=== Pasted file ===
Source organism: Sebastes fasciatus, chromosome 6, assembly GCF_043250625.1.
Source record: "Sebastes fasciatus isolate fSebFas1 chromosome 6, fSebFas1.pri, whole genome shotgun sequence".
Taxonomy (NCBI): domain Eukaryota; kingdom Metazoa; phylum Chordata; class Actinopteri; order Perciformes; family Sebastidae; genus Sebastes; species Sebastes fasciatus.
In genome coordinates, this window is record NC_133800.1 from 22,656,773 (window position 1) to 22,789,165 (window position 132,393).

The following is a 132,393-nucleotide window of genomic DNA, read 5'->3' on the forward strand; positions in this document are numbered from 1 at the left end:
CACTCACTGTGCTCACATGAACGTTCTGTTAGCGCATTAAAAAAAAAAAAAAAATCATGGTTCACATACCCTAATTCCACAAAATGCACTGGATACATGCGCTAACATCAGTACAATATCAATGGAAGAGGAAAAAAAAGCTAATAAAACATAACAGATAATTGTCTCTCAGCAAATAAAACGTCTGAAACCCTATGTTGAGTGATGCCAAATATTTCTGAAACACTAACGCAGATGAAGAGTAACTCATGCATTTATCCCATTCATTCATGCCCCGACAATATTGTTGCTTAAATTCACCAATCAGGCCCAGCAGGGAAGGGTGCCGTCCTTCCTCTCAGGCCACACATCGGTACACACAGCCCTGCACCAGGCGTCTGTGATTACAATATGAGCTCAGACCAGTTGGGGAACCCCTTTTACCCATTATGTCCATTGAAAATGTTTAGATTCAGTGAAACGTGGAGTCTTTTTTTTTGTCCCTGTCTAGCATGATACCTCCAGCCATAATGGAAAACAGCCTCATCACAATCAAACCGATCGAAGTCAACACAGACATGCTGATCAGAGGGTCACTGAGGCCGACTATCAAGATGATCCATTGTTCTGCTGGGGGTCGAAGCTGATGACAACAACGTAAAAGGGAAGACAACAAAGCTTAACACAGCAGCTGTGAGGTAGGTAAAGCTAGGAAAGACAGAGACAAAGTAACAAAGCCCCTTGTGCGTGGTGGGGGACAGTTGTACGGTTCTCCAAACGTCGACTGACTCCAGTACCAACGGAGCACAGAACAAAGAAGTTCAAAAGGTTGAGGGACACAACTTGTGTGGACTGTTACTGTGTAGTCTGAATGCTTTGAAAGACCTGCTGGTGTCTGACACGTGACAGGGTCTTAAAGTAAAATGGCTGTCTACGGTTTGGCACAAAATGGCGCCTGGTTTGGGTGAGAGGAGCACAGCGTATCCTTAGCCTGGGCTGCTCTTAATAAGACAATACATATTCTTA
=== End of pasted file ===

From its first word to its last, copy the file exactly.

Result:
Source organism: Sebastes fasciatus, chromosome 6, assembly GCF_043250625.1.
Source record: "Sebastes fasciatus isolate fSebFas1 chromosome 6, fSebFas1.pri, whole genome shotgun sequence".
Taxonomy (NCBI): domain Eukaryota; kingdom Metazoa; phylum Chordata; class Actinopteri; order Perciformes; family Sebastidae; genus Sebastes; species Sebastes fasciatus.
In genome coordinates, this window is record NC_133800.1 from 22,656,773 (window position 1) to 22,789,165 (window position 132,393).

The following is a 132,393-nucleotide window of genomic DNA, read 5'->3' on the forward strand; positions in this document are numbered from 1 at the left end:
CACTCACTGTGCTCACATGAACGTTCTGTTAGCGCATTAAAAAAAAAAAAAAAATCATGGTTCACATACCCTAATTCCACAAAATGCACTGGATACATGCGCTAACATCAGTACAATATCAATGGAAGAGGAAAAAAAAGCTAATAAAACATAACAGATAATTGTCTCTCAGCAAATAAAACGTCTGAAACCCTATGTTGAGTGATGCCAAATATTTCTGAAACACTAACGCAGATGAAGAGTAACTCATGCATTTATCCCATTCATTCATGCCCCGACAATATTGTTGCTTAAATTCACCAATCAGGCCCAGCAGGGAAGGGTGCCGTCCTTCCTCTCAGGCCACACATCGGTACACACAGCCCTGCACCAGGCGTCTGTGATTACAATATGAGCTCAGACCAGTTGGGGAACCCCTTTTACCCATTATGTCCATTGAAAATGTTTAGATTCAGTGAAACGTGGAGTCTTTTTTTTTGTCCCTGTCTAGCATGATACCTCCAGCCATAATGGAAAACAGCCTCATCACAATCAAACCGATCGAAGTCAACACAGACATGCTGATCAGAGGGTCACTGAGGCCGACTATCAAGATGATCCATTGTTCTGCTGGGGGTCGAAGCTGATGACAACAACGTAAAAGGGAAGACAACAAAGCTTAACACAGCAGCTGTGAGGTAGGTAAAGCTAGGAAAGACAGAGACAAAGTAACAAAGCCCCTTGTGCGTGGTGGGGGACAGTTGTACGGTTCTCCAAACGTCGACTGACTCCAGTACCAACGGAGCACAGAACAAAGAAGTTCAAAAGGTTGAGGGACACAACTTGTGTGGACTGTTACTGTGTAGTCTGAATGCTTTGAAAGACCTGCTGGTGTCTGACACGTGACAGGGTCTTAAAGTAAAATGGCTGTCTACGGTTTGGCACAAAATGGCGCCTGGTTTGGGTGAGAGGAGCACAGCGTATCCTTAGCCTGGGCTGCTCTTAATAAGACAATACATATTCTTA